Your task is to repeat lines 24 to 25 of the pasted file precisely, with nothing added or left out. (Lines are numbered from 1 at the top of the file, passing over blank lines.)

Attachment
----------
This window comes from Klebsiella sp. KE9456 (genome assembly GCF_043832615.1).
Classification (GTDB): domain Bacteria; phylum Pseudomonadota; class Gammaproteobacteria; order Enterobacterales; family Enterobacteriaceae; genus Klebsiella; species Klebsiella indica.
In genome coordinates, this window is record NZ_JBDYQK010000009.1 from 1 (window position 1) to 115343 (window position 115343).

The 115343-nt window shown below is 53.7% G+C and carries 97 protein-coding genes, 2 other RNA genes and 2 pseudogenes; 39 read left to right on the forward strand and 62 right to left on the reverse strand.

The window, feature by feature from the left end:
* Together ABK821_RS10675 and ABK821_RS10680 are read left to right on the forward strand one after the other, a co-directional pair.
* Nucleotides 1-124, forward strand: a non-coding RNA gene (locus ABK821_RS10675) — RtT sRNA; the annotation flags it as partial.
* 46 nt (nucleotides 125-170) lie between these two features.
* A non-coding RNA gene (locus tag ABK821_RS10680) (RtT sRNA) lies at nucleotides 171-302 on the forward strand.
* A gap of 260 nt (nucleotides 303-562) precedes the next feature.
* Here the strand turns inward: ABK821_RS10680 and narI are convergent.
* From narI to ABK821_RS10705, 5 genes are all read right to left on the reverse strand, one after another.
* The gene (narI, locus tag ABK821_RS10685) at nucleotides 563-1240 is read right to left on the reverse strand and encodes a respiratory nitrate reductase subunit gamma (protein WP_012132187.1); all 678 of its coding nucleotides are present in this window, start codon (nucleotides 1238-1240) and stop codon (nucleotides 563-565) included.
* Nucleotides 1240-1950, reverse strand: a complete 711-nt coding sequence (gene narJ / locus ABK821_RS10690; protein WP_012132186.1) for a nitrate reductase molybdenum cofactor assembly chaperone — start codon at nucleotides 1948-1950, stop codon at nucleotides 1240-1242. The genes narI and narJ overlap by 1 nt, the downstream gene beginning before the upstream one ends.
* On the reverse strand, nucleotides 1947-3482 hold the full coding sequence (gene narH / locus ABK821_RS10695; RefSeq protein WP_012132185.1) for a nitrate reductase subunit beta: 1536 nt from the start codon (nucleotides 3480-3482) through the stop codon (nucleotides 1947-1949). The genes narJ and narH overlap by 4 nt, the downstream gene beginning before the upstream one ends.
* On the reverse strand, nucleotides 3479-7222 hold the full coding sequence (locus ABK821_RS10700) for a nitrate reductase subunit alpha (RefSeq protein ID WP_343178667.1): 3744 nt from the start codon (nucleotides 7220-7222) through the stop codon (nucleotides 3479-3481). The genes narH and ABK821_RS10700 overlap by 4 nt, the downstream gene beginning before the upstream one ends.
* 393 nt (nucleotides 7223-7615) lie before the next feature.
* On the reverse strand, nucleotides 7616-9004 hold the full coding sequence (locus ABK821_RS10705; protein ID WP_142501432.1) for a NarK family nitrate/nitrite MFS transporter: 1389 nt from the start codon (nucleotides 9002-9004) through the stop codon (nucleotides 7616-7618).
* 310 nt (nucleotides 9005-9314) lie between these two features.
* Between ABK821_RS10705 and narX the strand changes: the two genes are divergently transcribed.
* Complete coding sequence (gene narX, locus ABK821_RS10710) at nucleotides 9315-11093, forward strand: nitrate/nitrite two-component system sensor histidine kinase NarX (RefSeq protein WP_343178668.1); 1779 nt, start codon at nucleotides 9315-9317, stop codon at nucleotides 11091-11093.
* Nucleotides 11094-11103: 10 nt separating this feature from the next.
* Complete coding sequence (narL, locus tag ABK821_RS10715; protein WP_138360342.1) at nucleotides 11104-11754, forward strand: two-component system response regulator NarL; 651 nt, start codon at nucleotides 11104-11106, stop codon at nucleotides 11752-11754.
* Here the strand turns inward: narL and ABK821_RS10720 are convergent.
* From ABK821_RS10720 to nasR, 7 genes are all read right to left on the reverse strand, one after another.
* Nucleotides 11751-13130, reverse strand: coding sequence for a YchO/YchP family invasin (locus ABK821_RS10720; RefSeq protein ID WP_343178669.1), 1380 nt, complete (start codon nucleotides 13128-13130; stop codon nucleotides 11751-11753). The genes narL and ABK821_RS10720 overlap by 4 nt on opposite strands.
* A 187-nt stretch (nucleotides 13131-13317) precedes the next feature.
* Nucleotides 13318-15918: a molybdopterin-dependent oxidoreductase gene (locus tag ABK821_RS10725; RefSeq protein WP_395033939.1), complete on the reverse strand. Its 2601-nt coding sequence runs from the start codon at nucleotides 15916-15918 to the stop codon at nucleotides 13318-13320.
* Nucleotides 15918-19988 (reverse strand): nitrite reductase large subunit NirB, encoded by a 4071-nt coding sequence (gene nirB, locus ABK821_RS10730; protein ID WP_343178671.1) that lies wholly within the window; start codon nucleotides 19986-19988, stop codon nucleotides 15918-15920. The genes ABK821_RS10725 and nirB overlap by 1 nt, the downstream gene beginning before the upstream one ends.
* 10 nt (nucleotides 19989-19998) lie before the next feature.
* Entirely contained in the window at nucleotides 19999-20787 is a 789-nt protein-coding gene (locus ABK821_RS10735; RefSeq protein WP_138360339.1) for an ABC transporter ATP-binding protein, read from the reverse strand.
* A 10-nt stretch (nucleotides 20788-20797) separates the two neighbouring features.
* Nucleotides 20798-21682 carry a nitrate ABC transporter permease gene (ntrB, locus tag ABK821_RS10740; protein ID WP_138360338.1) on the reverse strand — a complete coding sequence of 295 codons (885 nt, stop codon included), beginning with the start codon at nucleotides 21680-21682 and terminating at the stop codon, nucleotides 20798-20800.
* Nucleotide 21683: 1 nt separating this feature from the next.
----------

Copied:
* Here the strand turns inward: narL and ABK821_RS10720 are convergent.
* From ABK821_RS10720 to nasR, 7 genes are all read right to left on the reverse strand, one after another.